Why nothing works under pressure

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Why nothing works under pressure
Why nothing works under pressure

Why nothing works under pressure

Why do men produce less sperm when they are under stress? - Because the production of testosterone in the testes depends on how the stress hormones affect the relevant enzymes. This is reported by a working group led by Population Council endocrinologist Matthew Hardy in the December issue of Endocrinology. They demonstrate for the first time that stress affects the Leydig cells locally within the testicles.

It has long been known that male reproduction is severely inhibited by stress; however, we don't yet know where or how this happens in the complex process of spermatogenesis, says Hardy. But his work not only offers insights into male reproduction; it may also contribute to the development of new male contraceptives. He explains: "Ultimately, I'm interested in controlling testosterone production. Testosterone biosynthesis may provide a pathway to regulation of sperm production.

Hardy discovered receptors in adult Leydig cells that mediate the activity of glucocorticoid hormones. In small amounts, glucocorticoid helps cells grow and thrive. However, when it is produced in large quantities during times of stress, it disrupts normal processes in the body. Too much glucocorticoid impairs the Leydig cell's defense mechanism, which is controlled by an enzyme called 11ßHSD-1. The cell produces only enough 11ßHSD-1 to handle normal levels of glucocorticoid. An excess of hormones overloads the 11ßHSD-1, it can no longer neutralize the glucocorticoid, so that testosterone production is suppressed. Without testosterone, however, the responsible cells do not even begin to produce sperm.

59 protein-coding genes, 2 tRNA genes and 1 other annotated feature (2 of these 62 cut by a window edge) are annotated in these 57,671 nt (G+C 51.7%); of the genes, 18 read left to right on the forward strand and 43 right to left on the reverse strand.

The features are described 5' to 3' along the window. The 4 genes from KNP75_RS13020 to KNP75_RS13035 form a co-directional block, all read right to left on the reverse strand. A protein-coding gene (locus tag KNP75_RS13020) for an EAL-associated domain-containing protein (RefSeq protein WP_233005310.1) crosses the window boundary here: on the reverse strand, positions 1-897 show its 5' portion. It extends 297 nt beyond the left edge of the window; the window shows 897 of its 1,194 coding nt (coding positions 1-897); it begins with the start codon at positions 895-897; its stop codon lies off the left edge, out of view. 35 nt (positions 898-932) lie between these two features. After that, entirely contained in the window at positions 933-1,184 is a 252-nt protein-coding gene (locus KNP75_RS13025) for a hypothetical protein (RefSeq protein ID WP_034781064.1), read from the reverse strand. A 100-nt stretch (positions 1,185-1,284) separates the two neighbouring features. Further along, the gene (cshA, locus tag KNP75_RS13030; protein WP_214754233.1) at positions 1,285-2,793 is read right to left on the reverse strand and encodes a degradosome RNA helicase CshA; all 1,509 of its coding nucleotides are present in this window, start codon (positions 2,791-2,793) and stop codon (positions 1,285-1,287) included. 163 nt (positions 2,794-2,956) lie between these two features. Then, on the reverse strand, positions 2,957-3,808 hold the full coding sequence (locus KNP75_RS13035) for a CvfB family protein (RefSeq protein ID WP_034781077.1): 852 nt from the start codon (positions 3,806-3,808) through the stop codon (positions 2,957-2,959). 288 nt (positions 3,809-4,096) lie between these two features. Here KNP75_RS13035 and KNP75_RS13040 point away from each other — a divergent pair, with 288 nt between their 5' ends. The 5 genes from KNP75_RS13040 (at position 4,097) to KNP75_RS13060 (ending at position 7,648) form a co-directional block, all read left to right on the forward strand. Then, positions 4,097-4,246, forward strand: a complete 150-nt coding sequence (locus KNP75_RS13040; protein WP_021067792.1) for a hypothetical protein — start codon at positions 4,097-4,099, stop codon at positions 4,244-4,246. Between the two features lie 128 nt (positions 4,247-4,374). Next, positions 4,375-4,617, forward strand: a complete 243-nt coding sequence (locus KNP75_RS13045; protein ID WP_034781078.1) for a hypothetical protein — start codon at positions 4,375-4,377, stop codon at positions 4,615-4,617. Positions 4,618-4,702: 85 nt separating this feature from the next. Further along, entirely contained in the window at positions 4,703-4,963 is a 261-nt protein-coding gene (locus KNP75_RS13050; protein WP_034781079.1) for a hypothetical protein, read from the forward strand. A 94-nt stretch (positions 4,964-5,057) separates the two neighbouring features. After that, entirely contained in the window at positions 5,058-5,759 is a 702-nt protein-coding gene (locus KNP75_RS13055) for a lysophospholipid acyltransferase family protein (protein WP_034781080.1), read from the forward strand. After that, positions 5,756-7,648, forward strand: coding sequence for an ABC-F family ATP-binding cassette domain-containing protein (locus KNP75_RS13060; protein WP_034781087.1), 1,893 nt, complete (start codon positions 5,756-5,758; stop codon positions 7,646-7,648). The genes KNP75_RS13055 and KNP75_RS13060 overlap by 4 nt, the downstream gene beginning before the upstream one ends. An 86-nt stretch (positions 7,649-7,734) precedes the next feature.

11ßHSD-1 has two opposing tasks, which it fulfills depending on the requirements. During development of Leydig cells, the amount of the enzyme increases in parallel with the amount of glucocorticoid receptors. In immature Leydig cells of young mammals, 11ßHSD-1 enhances the action of glucocorticoid; this helps the Leydig cells to divide. According to Hardy's data, glucocorticoid does for immature Leydig cells what it does for other cells in the body. Fully developed Leydig cells retain their glucocorticoid receptors. However, as soon as the hormone enters mature cells, it disrupts testosterone production. Therefore, the function of the enzyme changes. It now inactivates the glucocorticoid, allowing the cells to produce testosterone.

According to Hardy's data, in addition to the two known forms of 11ßHSD, of which only 11ßHSD-1 is active in the testicles, there is a third variant that was previously unknown. We don't know exactly what this enzyme is, although it is very similar to 11ßHSD-1. We can see what it does. And it's this very enzyme that keeps the Leydig cell producing testosterone, he explains. My theory now is that this stronger enzyme appears as the Leydig cells develop. It may be encoded by a gene closely related to the 11ßHSD gene that is expressed in younger Leydig cells," Hardy says. He believes the reason why no scientist has discovered the novel enzyme in 40 years of research on 11ßHSD is that it shares several characteristics of the known 11ßHSD-1.

Hardy has additional evidence that enzyme activity changes in response to stress. He and his colleagues discovered that dominant rats living under stress produce more testosterone and have higher enzyme activity that counteracts increased glucocorticoid levels. This ensures that they remain fertile.

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